Why we love it
A coxcomb chart (first used by Florence Nightingale) is a great way to display multiple facts at one location over time. We love how this map shows quantity and seasonal variation as part of the display, so you don’t have to use pop-ups or multiple maps to get a full picture of bird-related airstrikes on civilian aircraft. The graphic legend is not hidden—a good choice for this map. We also love that as you zoom, the analysis is resampled to create finer resolution coxcombs.
Why it works
A terrific amount of information is packed into this map. It’s easy to see regional differences and distinct seasonal patterns around the country. Each segment of the coxcomb diagram represents a unique time period and quantity. Because the sectors all have the same angle, they are visually equivalent when used to represent area. This makes the chart easy on the eyes, and the multiple wedge-shaped proportional symbols help us understand differences in quantity.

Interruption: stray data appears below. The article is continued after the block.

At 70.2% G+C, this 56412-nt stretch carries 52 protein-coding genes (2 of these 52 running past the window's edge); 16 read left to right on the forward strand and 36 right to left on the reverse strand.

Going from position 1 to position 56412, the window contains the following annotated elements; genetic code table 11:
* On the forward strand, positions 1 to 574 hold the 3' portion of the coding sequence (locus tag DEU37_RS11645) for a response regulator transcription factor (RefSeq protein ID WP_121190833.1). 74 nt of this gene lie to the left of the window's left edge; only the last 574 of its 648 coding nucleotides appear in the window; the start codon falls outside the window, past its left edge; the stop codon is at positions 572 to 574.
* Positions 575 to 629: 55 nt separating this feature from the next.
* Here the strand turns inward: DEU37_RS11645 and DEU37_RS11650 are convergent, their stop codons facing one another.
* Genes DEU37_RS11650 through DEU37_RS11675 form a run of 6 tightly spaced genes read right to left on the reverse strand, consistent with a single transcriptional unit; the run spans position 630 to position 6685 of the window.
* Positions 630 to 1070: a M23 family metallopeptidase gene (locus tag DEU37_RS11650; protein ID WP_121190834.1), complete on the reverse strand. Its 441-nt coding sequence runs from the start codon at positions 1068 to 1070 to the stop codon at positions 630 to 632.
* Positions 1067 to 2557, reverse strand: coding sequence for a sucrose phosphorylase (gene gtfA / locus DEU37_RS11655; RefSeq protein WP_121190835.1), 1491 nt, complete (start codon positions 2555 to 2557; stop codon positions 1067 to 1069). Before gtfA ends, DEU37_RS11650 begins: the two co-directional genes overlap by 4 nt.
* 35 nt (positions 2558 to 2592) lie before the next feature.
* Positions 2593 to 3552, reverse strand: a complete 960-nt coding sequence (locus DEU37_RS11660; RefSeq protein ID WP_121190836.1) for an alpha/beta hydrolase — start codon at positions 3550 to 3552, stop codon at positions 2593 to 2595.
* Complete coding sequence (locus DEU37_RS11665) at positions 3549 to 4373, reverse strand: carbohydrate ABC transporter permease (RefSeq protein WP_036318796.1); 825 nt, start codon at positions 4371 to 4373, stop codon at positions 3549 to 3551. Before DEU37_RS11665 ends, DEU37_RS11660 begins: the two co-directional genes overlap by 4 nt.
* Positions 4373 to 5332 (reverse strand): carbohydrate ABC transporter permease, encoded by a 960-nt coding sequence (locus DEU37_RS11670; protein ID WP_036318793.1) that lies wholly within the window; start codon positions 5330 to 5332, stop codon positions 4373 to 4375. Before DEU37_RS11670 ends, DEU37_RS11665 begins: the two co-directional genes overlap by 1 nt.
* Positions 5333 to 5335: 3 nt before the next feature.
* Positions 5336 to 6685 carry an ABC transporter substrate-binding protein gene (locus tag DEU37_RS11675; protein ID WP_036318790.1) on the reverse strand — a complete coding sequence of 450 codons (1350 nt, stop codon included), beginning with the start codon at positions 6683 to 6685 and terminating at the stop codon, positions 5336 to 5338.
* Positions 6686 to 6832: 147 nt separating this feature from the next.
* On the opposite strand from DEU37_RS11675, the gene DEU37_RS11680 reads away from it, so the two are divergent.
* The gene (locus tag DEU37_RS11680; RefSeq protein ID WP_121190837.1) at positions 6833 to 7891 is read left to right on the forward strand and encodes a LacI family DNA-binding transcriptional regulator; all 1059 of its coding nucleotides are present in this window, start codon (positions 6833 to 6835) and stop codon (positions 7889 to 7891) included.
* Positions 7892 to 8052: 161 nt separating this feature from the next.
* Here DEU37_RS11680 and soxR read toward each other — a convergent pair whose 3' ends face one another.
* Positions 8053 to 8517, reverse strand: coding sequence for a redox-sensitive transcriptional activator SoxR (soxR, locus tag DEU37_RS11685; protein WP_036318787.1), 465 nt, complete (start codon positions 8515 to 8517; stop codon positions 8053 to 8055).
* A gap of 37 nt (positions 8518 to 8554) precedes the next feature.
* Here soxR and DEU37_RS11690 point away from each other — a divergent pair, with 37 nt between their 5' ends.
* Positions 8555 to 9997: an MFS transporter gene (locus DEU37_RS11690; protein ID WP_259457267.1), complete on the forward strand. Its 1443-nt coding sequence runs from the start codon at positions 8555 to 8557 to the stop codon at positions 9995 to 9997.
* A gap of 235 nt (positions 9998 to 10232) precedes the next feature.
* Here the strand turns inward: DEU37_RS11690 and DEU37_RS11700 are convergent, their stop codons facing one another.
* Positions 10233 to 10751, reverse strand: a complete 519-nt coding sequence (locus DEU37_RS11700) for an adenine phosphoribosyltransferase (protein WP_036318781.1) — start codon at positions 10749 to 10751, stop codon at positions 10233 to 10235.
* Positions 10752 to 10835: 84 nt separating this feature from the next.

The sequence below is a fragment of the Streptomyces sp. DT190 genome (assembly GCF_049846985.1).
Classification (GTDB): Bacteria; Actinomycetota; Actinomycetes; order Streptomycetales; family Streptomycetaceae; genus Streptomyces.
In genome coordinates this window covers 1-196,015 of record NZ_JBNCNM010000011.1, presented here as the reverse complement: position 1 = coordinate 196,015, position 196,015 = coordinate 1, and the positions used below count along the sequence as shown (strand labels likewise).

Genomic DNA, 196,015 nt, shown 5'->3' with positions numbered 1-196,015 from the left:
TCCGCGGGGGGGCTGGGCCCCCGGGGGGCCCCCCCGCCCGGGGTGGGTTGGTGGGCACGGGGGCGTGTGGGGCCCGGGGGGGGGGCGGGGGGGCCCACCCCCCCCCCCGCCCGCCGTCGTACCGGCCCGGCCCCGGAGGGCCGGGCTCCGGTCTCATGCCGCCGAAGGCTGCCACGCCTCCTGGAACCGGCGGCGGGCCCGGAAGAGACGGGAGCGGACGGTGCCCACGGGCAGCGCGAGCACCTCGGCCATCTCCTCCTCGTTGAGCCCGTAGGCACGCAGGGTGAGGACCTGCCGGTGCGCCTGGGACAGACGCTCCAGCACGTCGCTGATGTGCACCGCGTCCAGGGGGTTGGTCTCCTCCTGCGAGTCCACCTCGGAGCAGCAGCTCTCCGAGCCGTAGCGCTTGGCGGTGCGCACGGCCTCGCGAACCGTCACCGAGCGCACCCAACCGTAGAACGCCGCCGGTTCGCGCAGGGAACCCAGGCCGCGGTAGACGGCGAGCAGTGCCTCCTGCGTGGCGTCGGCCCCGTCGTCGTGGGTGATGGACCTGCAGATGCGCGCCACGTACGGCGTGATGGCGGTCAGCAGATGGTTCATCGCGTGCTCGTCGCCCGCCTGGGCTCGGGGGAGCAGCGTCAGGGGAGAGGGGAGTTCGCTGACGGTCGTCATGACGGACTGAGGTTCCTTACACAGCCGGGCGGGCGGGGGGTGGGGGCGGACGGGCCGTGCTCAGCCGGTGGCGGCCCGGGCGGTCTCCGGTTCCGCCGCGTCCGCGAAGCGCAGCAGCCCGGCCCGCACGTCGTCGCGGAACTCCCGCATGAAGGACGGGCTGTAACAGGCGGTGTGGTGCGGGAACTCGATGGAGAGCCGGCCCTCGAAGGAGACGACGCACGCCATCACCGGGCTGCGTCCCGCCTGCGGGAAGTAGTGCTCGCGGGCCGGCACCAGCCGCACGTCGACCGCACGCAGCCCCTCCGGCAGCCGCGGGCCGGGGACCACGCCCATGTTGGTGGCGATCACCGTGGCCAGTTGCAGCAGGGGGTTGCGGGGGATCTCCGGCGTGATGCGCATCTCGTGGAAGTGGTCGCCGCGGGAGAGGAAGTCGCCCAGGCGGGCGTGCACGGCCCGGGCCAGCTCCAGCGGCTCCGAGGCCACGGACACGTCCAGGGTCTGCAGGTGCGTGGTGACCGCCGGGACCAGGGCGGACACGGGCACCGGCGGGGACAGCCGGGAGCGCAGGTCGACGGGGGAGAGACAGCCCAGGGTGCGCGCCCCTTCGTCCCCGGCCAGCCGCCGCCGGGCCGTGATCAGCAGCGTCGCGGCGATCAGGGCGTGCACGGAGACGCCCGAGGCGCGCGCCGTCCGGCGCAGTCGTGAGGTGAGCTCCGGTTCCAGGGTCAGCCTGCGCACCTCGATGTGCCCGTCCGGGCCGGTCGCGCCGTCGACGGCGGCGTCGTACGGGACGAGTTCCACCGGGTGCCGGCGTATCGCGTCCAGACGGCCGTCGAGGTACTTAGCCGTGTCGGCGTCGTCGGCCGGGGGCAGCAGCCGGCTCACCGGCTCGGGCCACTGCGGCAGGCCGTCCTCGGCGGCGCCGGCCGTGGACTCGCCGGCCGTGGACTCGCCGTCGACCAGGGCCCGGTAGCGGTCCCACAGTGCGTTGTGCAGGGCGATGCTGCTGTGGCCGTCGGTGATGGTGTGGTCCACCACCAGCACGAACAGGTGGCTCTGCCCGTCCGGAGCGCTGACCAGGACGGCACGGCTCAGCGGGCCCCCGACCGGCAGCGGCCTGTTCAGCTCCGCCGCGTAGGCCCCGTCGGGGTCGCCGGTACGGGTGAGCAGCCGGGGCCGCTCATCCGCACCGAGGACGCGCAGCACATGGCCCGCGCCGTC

Professional cartonerd, amateur drummer and snowboarder. Lifetime encourager of cartographic quality not quantity. Map with the times while building on the past.